Canada Government


Facebook heads to Canada in search of the next big AI advance

@machinelearnbot

Several leading figures in AI, including LeCun, have studied or taught at Canadian universities. Reinforcement learning builds on deep learning to let machines learn through experimentation. Michael Bowling, a U.S.-born computer scientist who leads a lab at the University of Alberta that has produced cutting-edge poker-playing machines, says the new Facebook lab simply shows that Canada already leads the rest of the world in AI. Indeed, after seeing AI researchers snapped up by big U.S. companies in recent years, Canada may well hope that the environment fostered by new labs, including the one in Montreal, will eventually produce companies that rival the likes of Facebook.


Facebook heads to Canada in search of the next big AI advance

#artificialintelligence

Several leading figures in AI, including LeCun, have studied or taught at Canadian universities. Reinforcement learning builds on deep learning to let machines learn through experimentation. Michael Bowling, a U.S.-born computer scientist who leads a lab at the University of Alberta that has produced cutting-edge poker-playing machines, says the new Facebook lab simply shows that Canada already leads the rest of the world in AI. Indeed, after seeing AI researchers snapped up by big U.S. companies in recent years, Canada may well hope that the environment fostered by new labs, including the one in Montreal, will eventually produce companies that rival the likes of Facebook.


Google is expanding its DeepMind AI division with research office in Canada

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Its DeepMind subsidiary has announced plans to expand its operations to Canada in order to accommodate the company's ever-growing research initiatives. "It was a big decision for us to open our first non-UK research lab," Hassabis said. "[W]e've had particularly strong links with the UAlberta for many years: nearly a dozen of its outstanding graduates have joined us at DeepMind, and we've sponsored the machine learning lab to provide additional funding for PhDs over the past few years." Over the past year, DeepMind has consistently made headlines with its impressive AlphaGo AI, which has so far wrecked legendary Go players, learned how to improve itself without human input, and sworn to cure cancer.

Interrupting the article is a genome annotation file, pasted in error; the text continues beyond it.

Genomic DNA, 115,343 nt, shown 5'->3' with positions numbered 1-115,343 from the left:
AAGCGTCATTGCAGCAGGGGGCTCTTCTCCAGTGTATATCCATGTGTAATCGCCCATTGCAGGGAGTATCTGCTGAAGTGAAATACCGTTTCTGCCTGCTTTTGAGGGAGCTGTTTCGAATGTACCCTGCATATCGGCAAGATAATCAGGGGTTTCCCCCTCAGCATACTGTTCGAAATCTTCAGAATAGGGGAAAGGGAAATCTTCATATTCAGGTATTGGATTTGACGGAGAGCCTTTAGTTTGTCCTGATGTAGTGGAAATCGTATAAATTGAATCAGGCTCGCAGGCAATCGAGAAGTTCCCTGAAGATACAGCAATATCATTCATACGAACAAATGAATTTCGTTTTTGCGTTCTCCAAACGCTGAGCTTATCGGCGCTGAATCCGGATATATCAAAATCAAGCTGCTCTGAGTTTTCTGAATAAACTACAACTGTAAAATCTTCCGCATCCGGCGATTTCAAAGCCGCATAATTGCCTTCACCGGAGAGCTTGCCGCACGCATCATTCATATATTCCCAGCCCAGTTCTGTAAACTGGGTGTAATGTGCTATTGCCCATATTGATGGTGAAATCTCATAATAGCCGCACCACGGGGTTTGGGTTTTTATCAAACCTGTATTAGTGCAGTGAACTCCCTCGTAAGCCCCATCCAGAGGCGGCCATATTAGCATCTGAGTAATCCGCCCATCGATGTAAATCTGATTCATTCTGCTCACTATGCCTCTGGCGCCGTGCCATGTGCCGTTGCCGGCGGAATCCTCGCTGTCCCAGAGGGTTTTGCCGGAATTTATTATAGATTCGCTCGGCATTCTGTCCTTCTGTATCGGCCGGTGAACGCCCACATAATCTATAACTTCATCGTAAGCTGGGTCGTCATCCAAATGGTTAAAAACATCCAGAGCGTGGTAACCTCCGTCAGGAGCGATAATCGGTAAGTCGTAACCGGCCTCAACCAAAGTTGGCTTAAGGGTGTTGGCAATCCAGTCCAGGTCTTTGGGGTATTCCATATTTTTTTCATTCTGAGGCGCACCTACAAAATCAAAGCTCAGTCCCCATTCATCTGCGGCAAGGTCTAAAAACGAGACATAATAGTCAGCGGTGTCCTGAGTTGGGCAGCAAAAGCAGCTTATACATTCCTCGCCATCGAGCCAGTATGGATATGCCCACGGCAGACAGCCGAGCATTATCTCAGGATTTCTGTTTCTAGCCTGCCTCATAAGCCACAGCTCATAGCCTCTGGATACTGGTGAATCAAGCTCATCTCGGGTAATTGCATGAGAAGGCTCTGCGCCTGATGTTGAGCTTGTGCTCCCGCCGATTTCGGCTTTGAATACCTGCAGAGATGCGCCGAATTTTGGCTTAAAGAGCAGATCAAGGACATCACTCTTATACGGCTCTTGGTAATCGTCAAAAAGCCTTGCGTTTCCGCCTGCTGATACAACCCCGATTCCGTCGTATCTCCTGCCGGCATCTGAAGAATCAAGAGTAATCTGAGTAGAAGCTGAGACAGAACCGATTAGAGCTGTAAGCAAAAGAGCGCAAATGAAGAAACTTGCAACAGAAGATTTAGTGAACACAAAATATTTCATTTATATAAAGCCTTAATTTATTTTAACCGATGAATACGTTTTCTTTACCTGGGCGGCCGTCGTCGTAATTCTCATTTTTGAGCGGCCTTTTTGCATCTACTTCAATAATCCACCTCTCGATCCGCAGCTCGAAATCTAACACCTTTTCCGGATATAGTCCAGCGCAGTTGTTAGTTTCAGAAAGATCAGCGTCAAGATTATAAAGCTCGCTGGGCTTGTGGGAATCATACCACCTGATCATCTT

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Its DeepMind subsidiary has announced plans to expand its operations to Canada in order to accommodate the company's ever-growing research initiatives. "It was a big decision for us to open our first non-UK research lab," Hassabis said. "[W]e've had particularly strong links with the UAlberta for many years: nearly a dozen of its outstanding graduates have joined us at DeepMind, and we've sponsored the machine learning lab to provide additional funding for PhDs over the past few years." Over the past year, DeepMind has consistently made headlines with its impressive AlphaGo AI, which has so far wrecked legendary Go players, learned how to improve itself without human input, and sworn to cure cancer.


Google's next DeepMind AI research lab opens in Canada

Engadget

Google's DeepMind artificial intelligence team has been based in the UK ever since it was acquired in 2014. DeepMind has announced that its first international research lab is coming to the Canadian prairie city of Edmonton, Alberta later in July. It only makes sense to set up shop where you already have close allies, especially when the school is at the forefront of AI research. We'd add that the country is no stranger to big companies establishing AI-related research labs.


Mapping the Canadian AI Ecosystem